From Garden to Kitchen: Blooms, Beasties, & Blackberries!
Jul. 20, 2012 1:02 pm
Updated: Aug. 6, 2012 7:39 pm
It seems to me that every since the early days of joining AR and making some wonderful friends they have been urging me to share my gardens and gardening knowledge in a blog or blogs. Quite honestly, I thought their confidence in my abilities rather misplaced.
Yes, 20 years ago I did see this cow pasture where we built our home as a blank slate. I was so sure I could create a garden area that would not only be beautiful but also furnish herbs, fruits and vegetables for our table. No, I never paused to consider that
those large picturesque gardens I've seen on TV neither have a staff of 3 (me, myself and I) nor were they built on a skimpy shoestring budget. That didn't stop me from forging ahead and starting one garden then another and another... I even became a Master
Gardener in my pursuit of the perfect garden. A title that doesn't mean I know everything just that I'm supposed to know where to look for answers or whom to ask for answers to those plaguey problems that I always seem to run across. I do have a few reoccurring
ones as well as new issues cropping up every year. So what to share of my garden to kitchen adventures? First, I tried looking through the eye of my friends at the gardens to see if any on thing stood out. From a culinary standpoint, I do grow a large variety
of fruits, herbs and vegetables or I should say attempt to. Take the herbs; there are roughly 70 some scattered around here. Nope, no typo I'm counting everything classified as an herb that I've planted. Granted, I still don't know what to do with each of
them but I'm learning. This year with the help of friends and quests on the Buzz, I have tried several new AR recipes and finally used some formerly unused herbs. Still where to start, which garden and its bounty or lack there of. Finally, I found the decision
an easy one once I stopped worrying about trying to share any excellent gardening or culinary tips. After all Google is fantastic for fact-finding, Organic Gardening is on FaceBook and we all have AR to help with the rest. I decided it was really about coming
along with me through the gardens and seeing what ended up in the kitchen. My original garden is first up along with my foray into the blackberry jungle and the resulting blackberry creations.
Yep, this is how you get to it. I keep thinking that bridge will go at anytime. Years ago on this little island of land, I started my main gardens. Getting water over there was always a challenge and as the gardens around the house grew, the island went by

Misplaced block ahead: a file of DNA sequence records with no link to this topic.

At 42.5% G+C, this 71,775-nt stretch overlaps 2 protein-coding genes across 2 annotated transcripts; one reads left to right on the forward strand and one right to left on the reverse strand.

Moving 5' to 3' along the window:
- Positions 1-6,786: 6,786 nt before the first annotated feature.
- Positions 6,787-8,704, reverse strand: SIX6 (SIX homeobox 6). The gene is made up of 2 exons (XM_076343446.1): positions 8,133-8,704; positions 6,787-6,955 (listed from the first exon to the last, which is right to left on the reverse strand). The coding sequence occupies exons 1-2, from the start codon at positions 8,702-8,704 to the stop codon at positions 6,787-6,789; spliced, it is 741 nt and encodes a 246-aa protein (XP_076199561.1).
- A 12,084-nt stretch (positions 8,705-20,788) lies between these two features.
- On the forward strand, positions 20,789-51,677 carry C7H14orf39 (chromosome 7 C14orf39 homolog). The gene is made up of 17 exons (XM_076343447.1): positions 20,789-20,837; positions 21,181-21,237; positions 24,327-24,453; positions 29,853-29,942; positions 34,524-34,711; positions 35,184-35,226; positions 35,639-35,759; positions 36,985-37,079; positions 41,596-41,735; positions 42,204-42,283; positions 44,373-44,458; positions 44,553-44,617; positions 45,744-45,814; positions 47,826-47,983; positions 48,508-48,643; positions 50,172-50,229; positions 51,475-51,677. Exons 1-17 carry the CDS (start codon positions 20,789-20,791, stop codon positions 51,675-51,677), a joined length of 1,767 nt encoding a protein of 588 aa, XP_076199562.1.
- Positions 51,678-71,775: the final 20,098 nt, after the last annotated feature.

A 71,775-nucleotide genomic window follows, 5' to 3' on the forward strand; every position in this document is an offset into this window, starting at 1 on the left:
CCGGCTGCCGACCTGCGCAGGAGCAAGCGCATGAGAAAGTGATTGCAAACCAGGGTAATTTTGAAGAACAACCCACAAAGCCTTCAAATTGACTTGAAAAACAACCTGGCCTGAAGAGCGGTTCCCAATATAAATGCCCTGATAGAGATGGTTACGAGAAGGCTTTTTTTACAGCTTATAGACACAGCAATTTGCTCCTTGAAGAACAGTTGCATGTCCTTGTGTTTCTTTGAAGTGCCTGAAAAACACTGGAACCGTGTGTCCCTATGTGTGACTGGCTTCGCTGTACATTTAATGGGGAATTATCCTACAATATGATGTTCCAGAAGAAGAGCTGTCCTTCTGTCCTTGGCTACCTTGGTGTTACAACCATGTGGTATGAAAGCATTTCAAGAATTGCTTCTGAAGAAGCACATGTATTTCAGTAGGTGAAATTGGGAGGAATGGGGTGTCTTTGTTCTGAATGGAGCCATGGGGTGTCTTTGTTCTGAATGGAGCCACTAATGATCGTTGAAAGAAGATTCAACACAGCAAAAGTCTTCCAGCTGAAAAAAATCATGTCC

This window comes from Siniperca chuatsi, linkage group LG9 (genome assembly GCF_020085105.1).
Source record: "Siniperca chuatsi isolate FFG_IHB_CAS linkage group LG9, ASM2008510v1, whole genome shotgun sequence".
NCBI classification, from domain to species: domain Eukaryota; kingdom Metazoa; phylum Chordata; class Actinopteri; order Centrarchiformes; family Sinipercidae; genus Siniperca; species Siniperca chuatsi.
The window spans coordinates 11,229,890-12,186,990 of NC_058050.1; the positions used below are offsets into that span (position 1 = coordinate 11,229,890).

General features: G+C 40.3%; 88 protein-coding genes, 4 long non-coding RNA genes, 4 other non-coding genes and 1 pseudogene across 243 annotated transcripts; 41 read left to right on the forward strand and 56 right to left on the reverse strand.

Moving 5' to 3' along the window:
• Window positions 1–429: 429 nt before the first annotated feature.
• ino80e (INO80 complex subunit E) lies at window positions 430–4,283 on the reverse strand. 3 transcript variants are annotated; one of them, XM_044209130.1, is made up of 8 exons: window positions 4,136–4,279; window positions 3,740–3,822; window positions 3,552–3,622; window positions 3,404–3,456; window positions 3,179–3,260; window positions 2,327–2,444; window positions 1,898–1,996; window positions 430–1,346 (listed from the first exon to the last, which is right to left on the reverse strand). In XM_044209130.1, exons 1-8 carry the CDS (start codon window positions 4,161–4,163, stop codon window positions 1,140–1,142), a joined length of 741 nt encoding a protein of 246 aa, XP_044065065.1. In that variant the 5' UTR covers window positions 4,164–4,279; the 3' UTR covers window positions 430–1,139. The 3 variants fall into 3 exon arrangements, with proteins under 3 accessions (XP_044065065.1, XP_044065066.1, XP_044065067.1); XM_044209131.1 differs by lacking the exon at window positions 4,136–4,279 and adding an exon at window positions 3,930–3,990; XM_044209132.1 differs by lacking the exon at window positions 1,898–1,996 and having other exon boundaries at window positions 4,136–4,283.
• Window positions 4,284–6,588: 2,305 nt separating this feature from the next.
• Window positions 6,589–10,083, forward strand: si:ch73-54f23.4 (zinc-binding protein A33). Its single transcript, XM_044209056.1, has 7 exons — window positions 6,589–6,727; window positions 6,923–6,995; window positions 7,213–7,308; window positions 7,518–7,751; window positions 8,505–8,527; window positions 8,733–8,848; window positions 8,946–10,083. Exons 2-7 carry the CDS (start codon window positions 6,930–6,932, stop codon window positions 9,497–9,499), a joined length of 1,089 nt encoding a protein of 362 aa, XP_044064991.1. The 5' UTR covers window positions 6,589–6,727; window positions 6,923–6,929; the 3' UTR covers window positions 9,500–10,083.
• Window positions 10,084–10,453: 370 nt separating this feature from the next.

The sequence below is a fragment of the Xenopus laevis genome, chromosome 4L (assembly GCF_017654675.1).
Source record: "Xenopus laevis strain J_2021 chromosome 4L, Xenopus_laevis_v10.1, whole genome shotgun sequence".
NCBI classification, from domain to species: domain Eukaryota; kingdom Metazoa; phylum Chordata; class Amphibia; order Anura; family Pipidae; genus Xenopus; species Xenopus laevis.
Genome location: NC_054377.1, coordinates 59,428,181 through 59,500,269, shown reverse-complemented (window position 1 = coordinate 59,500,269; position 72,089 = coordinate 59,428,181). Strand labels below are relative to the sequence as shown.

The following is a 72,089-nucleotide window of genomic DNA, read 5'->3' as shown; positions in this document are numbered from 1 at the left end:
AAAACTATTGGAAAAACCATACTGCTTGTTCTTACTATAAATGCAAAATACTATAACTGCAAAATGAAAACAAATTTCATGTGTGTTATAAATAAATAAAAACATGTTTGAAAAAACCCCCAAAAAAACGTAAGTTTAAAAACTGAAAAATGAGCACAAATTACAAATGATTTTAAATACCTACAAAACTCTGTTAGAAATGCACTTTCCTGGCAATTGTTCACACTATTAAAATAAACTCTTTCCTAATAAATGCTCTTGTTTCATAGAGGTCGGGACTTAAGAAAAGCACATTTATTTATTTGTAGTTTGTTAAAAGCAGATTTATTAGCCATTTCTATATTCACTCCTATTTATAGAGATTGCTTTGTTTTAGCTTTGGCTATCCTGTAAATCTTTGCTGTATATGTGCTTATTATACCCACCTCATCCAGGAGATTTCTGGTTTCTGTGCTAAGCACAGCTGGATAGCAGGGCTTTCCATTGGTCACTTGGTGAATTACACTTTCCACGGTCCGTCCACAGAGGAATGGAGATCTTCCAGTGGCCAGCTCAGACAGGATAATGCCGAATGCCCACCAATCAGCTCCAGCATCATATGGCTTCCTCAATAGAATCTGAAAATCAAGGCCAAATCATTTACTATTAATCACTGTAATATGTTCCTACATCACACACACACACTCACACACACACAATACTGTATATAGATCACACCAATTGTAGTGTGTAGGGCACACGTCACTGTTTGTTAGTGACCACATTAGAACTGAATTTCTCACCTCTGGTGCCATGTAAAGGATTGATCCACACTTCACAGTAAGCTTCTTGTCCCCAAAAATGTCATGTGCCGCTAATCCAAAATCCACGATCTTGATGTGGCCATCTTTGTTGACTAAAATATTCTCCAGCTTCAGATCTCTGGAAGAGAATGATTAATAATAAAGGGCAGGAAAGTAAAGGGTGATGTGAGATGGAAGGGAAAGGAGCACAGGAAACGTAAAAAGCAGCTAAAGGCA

That's what it looks like from the island side.
The necessary attire for the job even though it was a humid 85 degrees with an expected high in the upper 90's later. Sweating profusely, in order to have most of your hide left intact resulted in that lovely outfit. Yes, I know there are thornless cultivars
but when I planted my patch, I used plants from my grandfather's farm and 10 purchased plants. They used to be in carefully tended rows but now look like this.
They were loaded this year despite the heat wave. It must have been the early rains that got them off to the right start.
They certainly got tall!
I found these unexpected blooms from an old flower garden. I'm surprised the glads were still there. I guess the heavy grass cover keeps them from freezing to death in our winters. I know I certainly wasn't freezing on the days I picked. Yes, you have to go
several times because the berries don't ripen all at once. Always something to look forward to, more opportunities to impale yourself on thorns. Let me tell you blackberry thorns are as vicious as fishhooks.
It was while I was extricating myself from one bush that I noticed I was not alone on the island. Yep, I could hear something farily large moving around in the brush. And me with my vivid imagination could just conjure up all kinds of possible beasties. Deer
have been using the island as both restaurant (there are 2 apple trees) and shelter but we have had bobcat and cougar sightings in the area. What were the odds some large fanged feline would be stirring in this heat just to get my hard won blackberries? With
dogged determination, I kept picking and my unseen companion settled down. Thank heavens because I really wanted to try a new recipe with some of my berries. I'd been waiting for a couple of summers to try it. Patience is a virture when dealing with Mother